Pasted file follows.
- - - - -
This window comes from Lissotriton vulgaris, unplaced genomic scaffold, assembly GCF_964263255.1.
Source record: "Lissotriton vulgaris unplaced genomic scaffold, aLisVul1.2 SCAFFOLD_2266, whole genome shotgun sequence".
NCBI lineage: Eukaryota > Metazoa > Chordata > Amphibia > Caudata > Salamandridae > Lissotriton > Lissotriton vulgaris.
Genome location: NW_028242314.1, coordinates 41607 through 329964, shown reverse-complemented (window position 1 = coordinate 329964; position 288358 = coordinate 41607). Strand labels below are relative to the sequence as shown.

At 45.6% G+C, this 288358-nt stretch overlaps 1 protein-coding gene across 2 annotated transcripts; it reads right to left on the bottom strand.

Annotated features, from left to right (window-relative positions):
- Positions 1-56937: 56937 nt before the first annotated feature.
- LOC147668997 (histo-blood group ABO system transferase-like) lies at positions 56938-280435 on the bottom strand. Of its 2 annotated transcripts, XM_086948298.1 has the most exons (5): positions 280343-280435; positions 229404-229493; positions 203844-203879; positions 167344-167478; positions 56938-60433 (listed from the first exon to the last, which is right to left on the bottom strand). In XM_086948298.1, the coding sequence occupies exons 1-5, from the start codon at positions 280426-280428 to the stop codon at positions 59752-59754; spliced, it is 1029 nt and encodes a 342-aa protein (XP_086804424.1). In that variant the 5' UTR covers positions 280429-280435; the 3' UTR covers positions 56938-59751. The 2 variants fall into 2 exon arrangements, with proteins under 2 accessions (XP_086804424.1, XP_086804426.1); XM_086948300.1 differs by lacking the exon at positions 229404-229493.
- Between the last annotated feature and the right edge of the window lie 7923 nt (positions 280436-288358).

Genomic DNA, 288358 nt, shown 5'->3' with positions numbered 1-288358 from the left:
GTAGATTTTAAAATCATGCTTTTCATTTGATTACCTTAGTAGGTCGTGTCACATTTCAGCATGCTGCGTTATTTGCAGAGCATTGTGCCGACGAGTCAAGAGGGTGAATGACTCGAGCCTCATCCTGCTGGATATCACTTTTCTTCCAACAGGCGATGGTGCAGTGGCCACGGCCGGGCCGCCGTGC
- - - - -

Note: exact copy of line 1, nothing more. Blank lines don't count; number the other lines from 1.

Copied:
This window comes from Lissotriton vulgaris, unplaced genomic scaffold, assembly GCF_964263255.1.